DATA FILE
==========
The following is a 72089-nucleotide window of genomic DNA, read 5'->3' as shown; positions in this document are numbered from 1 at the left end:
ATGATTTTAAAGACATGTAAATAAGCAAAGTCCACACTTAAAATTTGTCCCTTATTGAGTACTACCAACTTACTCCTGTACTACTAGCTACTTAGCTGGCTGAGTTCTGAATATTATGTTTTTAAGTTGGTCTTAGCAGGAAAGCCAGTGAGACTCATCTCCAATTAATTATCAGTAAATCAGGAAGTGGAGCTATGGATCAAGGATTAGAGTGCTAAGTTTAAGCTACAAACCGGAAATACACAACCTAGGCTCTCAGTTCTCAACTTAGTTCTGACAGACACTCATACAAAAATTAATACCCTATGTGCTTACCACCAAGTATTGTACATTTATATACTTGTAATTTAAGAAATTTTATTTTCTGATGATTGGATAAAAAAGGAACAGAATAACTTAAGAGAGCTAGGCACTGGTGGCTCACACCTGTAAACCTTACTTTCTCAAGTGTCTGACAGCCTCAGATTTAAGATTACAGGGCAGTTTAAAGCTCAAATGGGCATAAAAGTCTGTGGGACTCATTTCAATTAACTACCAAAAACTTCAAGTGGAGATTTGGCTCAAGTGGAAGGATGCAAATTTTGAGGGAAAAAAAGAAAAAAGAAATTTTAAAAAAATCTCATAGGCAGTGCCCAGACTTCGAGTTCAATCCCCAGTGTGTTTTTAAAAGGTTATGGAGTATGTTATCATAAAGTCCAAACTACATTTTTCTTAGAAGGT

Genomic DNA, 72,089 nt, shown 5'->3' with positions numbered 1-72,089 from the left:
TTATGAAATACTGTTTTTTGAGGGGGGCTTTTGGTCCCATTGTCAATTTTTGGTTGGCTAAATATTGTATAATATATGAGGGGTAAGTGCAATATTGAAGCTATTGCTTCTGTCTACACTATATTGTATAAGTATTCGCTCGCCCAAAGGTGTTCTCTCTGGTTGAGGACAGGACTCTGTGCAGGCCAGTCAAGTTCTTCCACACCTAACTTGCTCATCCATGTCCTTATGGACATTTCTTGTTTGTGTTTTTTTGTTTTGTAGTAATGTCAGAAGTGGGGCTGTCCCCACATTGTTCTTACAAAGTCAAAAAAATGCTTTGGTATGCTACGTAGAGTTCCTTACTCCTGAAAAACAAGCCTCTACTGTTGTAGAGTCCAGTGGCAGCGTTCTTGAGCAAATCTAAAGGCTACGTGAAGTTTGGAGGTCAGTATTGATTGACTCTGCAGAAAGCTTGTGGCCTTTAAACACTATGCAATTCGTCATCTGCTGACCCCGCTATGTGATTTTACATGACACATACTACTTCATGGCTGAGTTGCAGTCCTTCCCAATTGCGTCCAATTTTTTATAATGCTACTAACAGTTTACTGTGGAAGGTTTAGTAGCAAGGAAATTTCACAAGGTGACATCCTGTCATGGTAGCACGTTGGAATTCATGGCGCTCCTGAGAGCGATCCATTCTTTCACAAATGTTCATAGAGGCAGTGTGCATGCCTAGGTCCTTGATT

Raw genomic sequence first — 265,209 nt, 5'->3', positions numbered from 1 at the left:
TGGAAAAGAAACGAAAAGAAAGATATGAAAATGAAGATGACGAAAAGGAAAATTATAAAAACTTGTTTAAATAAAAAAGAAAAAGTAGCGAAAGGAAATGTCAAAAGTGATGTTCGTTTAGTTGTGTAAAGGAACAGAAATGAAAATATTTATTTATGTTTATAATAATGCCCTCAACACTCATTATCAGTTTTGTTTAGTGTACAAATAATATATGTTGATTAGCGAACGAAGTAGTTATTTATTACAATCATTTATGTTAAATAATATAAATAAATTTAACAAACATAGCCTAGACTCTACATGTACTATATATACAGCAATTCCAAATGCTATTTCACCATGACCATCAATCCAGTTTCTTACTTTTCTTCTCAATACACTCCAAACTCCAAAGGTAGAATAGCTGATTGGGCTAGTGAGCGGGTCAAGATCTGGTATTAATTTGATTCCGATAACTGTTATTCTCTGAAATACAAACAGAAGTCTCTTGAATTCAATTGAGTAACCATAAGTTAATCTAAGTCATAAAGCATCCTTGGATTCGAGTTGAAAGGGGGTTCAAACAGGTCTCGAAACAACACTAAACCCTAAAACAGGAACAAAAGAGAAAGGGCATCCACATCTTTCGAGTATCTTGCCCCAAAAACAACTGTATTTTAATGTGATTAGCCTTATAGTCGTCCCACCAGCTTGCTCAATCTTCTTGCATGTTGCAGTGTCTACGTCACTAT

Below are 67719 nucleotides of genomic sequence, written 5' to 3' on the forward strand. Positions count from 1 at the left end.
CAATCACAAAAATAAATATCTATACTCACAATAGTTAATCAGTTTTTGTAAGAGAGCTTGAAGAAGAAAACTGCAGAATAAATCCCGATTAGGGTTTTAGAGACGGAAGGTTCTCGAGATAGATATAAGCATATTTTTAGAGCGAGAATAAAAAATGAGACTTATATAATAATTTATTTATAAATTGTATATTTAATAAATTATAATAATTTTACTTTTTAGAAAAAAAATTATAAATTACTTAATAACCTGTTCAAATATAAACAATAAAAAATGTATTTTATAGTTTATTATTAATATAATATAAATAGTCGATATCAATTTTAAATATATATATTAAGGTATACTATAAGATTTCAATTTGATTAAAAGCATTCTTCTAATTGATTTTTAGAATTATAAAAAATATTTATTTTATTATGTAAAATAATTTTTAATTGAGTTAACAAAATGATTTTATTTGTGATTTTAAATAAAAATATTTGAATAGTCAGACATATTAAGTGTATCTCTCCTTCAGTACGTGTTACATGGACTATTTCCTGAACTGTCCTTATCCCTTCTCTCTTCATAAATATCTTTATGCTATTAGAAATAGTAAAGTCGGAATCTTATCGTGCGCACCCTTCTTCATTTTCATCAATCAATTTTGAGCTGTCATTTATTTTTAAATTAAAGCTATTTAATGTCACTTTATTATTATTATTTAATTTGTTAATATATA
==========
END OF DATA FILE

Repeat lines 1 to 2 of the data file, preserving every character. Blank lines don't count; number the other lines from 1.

The following is a 72089-nucleotide window of genomic DNA, read 5'->3' as shown; positions in this document are numbered from 1 at the left end:
ATGATTTTAAAGACATGTAAATAAGCAAAGTCCACACTTAAAATTTGTCCCTTATTGAGTACTACCAACTTACTCCTGTACTACTAGCTACTTAGCTGGCTGAGTTCTGAATATTATGTTTTTAAGTTGGTCTTAGCAGGAAAGCCAGTGAGACTCATCTCCAATTAATTATCAGTAAATCAGGAAGTGGAGCTATGGATCAAGGATTAGAGTGCTAAGTTTAAGCTACAAACCGGAAATACACAACCTAGGCTCTCAGTTCTCAACTTAGTTCTGACAGACACTCATACAAAAATTAATACCCTATGTGCTTACCACCAAGTATTGTACATTTATATACTTGTAATTTAAGAAATTTTATTTTCTGATGATTGGATAAAAAAGGAACAGAATAACTTAAGAGAGCTAGGCACTGGTGGCTCACACCTGTAAACCTTACTTTCTCAAGTGTCTGACAGCCTCAGATTTAAGATTACAGGGCAGTTTAAAGCTCAAATGGGCATAAAAGTCTGTGGGACTCATTTCAATTAACTACCAAAAACTTCAAGTGGAGATTTGGCTCAAGTGGAAGGATGCAAATTTTGAGGGAAAAAAAGAAAAAAGAAATTTTAAAAAAATCTCATAGGCAGTGCCCAGACTTCGAGTTCAATCCCCAGTGTGTTTTTAAAAGGTTATGGAGTATGTTATCATAAAGTCCAAACTACATTTTTCTTAGAAGGT